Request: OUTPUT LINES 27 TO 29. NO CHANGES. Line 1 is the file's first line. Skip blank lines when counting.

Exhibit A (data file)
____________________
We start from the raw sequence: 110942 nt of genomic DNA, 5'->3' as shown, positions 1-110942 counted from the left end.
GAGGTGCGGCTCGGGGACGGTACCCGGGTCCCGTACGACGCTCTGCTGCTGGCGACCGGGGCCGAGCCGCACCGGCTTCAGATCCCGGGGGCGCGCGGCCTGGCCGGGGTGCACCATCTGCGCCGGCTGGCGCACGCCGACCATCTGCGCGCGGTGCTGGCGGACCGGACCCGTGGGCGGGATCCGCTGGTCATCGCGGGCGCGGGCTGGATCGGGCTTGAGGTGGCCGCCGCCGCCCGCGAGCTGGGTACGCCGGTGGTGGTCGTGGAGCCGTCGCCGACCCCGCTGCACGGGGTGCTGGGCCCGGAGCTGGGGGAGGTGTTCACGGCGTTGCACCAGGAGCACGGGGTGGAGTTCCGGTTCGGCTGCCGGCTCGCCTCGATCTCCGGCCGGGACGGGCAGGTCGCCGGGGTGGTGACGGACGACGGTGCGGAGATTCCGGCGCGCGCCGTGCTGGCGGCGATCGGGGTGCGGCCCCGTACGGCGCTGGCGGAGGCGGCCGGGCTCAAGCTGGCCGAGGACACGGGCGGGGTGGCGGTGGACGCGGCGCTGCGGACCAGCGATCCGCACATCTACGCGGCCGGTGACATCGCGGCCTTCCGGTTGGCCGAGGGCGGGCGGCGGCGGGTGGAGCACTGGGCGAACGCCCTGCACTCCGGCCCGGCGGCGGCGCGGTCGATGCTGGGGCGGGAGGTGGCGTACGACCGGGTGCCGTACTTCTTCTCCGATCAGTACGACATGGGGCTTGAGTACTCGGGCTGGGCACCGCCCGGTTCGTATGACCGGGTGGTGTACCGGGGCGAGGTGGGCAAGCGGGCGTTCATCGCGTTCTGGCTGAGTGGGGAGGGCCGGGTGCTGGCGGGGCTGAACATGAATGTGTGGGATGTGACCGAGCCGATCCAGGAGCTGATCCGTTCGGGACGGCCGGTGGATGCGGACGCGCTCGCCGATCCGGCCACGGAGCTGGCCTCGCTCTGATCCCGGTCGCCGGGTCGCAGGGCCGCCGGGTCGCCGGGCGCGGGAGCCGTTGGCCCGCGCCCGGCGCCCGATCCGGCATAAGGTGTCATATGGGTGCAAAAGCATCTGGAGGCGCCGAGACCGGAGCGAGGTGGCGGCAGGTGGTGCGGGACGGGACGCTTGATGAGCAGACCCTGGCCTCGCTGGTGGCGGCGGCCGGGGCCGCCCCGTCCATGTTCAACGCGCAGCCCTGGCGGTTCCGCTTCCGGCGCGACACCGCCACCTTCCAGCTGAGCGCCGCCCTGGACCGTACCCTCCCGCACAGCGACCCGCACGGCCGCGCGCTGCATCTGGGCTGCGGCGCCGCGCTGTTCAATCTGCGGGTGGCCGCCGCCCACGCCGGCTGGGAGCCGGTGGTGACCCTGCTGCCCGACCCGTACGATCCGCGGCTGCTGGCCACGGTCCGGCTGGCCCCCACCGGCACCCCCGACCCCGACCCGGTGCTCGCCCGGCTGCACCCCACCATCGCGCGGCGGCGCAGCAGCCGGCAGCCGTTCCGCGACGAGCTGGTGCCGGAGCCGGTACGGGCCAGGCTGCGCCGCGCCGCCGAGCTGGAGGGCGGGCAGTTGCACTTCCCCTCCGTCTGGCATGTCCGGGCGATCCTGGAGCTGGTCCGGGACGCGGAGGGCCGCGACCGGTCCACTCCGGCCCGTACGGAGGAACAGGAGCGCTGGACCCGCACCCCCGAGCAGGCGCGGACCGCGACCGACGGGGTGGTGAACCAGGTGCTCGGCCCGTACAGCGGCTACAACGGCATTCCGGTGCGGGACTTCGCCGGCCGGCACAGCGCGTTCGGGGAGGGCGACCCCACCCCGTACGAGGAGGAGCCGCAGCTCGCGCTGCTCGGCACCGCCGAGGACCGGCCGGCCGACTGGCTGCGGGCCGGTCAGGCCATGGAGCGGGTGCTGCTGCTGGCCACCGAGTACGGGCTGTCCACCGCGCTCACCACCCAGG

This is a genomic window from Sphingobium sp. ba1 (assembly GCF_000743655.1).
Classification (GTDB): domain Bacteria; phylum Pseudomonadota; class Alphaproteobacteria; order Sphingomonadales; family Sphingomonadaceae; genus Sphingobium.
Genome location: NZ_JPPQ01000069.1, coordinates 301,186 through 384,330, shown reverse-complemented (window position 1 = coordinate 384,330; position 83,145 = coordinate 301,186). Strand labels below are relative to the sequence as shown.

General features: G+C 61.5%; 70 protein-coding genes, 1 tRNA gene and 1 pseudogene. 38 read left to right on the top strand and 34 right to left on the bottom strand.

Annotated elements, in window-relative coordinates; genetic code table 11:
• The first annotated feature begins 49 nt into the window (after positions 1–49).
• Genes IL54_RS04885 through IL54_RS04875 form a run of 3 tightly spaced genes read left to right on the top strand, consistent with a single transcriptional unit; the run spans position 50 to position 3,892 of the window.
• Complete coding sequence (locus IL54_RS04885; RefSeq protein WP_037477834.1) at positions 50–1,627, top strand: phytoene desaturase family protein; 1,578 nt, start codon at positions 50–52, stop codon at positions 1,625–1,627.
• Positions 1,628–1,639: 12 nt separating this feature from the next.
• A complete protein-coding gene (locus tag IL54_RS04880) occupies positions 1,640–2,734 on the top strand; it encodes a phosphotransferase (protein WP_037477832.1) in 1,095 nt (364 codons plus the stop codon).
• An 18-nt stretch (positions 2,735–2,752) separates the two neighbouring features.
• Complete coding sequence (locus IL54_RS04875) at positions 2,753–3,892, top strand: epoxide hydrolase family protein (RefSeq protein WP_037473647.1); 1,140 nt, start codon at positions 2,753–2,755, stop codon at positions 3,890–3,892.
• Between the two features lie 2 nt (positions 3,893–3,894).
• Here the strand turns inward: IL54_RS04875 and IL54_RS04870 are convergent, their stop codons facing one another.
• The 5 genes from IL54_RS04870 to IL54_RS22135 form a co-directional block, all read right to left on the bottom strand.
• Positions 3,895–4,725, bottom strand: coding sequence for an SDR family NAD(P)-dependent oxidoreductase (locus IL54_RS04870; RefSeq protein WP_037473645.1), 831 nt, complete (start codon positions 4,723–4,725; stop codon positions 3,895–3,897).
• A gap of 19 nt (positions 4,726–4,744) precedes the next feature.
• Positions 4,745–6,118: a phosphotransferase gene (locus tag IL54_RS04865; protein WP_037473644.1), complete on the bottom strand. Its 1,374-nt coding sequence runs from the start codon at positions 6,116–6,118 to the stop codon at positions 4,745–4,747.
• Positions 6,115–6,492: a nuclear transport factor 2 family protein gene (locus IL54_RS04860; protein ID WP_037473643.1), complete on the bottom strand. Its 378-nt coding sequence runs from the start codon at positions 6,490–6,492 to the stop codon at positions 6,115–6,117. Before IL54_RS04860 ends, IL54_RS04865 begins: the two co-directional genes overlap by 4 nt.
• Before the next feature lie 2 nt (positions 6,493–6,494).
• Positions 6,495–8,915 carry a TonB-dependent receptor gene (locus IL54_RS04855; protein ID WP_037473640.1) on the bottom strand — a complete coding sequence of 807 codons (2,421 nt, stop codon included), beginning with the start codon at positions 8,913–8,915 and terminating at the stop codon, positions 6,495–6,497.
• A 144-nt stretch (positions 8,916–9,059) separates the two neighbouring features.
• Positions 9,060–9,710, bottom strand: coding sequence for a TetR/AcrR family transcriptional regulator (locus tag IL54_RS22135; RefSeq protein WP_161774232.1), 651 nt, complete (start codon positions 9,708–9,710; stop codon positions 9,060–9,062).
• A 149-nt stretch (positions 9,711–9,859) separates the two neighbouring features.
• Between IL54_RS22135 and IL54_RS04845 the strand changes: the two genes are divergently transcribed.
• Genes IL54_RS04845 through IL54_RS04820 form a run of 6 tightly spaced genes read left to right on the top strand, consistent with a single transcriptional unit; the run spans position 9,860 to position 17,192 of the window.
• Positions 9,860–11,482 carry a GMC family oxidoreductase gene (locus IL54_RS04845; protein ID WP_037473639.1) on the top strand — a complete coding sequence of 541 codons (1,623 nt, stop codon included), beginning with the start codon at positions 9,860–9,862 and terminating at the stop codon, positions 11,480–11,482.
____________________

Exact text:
• Between IL54_RS22135 and IL54_RS04845 the strand changes: the two genes are divergently transcribed.
• Genes IL54_RS04845 through IL54_RS04820 form a run of 6 tightly spaced genes read left to right on the top strand, consistent with a single transcriptional unit; the run spans position 9,860 to position 17,192 of the window.
• Positions 9,860–11,482 carry a GMC family oxidoreductase gene (locus IL54_RS04845; protein ID WP_037473639.1) on the top strand — a complete coding sequence of 541 codons (1,623 nt, stop codon included), beginning with the start codon at positions 9,860–9,862 and terminating at the stop codon, positions 11,480–11,482.